Looking back over the 27 years of his life, the gutsy Amos is well accustomed to prevailing through adversity. He has no memories of either of his parents.

“My mum died when I was very young and I never met my father. I don’t have any memories of them at all. It’s kind of like they never existed. My grandmother raised me together with nine other children – my cousins and siblings – in a small village of Marobela. I was a typical farm boy spending the whole day looking after cattle.”

Running soon became his way out. He had no shoes in which to train and no particular interest in athletics, but his teachers persevered. They could see the talent and convinced the young Amos his future lay on the track.

“I was a soccer player, a striker with good speed. So, when I was out playing one of the games in junior school, the track coach of the senior school saw me. When I got to senior school he was always nagging me every time I met him in the corridors: ‘Please join my track team.’ So one day I decided to show up just to show him how bad I was, so he would leave me alone. Little did I know that my path would progress to being one of the world’s best,” he said.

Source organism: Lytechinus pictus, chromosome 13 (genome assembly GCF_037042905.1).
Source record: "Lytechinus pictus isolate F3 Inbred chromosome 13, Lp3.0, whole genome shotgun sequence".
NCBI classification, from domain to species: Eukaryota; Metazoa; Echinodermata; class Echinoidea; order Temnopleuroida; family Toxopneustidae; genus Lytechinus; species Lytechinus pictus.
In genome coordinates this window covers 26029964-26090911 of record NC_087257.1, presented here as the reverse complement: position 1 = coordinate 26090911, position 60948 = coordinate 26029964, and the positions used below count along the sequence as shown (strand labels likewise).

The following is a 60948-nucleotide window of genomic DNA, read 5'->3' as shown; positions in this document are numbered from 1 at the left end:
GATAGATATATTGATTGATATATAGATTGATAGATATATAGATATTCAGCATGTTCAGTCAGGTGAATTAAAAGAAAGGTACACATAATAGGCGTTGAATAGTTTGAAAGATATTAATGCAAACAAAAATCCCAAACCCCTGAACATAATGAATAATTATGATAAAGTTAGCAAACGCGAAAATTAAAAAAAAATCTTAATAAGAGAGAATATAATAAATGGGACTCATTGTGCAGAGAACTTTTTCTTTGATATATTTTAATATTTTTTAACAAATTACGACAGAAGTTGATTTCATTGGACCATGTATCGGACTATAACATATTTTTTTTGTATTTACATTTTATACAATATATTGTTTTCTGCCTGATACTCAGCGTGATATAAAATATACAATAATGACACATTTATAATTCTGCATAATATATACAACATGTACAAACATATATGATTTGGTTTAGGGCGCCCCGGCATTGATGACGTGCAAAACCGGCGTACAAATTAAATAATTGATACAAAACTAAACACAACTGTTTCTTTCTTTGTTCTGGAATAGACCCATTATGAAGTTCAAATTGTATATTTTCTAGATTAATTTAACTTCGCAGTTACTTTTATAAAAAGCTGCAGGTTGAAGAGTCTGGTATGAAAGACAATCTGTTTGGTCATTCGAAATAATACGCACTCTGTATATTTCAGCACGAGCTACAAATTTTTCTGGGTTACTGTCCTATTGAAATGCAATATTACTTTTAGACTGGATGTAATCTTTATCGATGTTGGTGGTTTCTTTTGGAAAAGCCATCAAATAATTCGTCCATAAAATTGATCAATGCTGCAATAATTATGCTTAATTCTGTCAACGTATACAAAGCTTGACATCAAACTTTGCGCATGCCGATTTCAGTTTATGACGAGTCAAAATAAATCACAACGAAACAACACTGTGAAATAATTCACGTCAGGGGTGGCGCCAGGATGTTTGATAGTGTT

“Mr Mafefe became more like a father to me as I was in boarding school, and we got some work done.”

It didn’t take long for that work to pay off and for Amos to excel on the global stage, claiming the world junior title in championship record time in July 2012, and then heading to the London Olympics just a few weeks later at the age of 18.

The 800m final in London was a race that would go down in history – not only for the incredible Kenyan David Rudisha’s world-record-breaking effort in taking gold, but also for no less than six personal bests set by the rest of the field. It would also produce Botswana’s first-ever Olympic medal of any kind as the young Amos powered to silver in a sensationally quick 1:41.73 to set a new world junior record. It is still the fastest he has ever run the 800m.

“I was just a free kid running without any scars in my mind of thinking too much or any kind of negative thoughts. I think that was my power,” he said.

Since that incredible day, Amos has struggled with injuries and other setbacks, but never to the point of quitting. He is yet to win a medal at the World Championships. He did, however, famously defeat the great Rudisha to claim Commonwealth Games gold in 2014.